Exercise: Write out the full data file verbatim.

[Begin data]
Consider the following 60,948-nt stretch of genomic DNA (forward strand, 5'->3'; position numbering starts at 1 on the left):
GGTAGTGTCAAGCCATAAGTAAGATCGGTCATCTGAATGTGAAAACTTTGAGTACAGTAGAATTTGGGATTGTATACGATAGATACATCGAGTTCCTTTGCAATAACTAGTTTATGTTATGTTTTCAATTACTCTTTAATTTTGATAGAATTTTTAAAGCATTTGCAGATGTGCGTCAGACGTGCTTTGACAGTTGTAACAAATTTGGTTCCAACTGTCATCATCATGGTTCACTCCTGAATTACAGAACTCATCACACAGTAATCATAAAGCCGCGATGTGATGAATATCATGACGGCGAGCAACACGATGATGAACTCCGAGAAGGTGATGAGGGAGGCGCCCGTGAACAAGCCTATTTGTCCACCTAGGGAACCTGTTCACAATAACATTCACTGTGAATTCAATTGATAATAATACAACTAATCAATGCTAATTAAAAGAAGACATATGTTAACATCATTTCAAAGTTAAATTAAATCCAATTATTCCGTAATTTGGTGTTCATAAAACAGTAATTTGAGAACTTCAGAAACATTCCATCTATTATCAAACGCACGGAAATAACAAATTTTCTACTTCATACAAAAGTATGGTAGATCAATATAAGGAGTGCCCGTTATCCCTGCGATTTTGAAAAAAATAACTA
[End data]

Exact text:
Consider the following 60,948-nt stretch of genomic DNA (forward strand, 5'->3'; position numbering starts at 1 on the left):
GGTAGTGTCAAGCCATAAGTAAGATCGGTCATCTGAATGTGAAAACTTTGAGTACAGTAGAATTTGGGATTGTATACGATAGATACATCGAGTTCCTTTGCAATAACTAGTTTATGTTATGTTTTCAATTACTCTTTAATTTTGATAGAATTTTTAAAGCATTTGCAGATGTGCGTCAGACGTGCTTTGACAGTTGTAACAAATTTGGTTCCAACTGTCATCATCATGGTTCACTCCTGAATTACAGAACTCATCACACAGTAATCATAAAGCCGCGATGTGATGAATATCATGACGGCGAGCAACACGATGATGAACTCCGAGAAGGTGATGAGGGAGGCGCCCGTGAACAAGCCTATTTGTCCACCTAGGGAACCTGTTCACAATAACATTCACTGTGAATTCAATTGATAATAATACAACTAATCAATGCTAATTAAAAGAAGACATATGTTAACATCATTTCAAAGTTAAATTAAATCCAATTATTCCGTAATTTGGTGTTCATAAAACAGTAATTTGAGAACTTCAGAAACATTCCATCTATTATCAAACGCACGGAAATAACAAATTTTCTACTTCATACAAAAGTATGGTAGATCAATATAAGGAGTGCCCGTTATCCCTGCGATTTTGAAAAAAATAACTA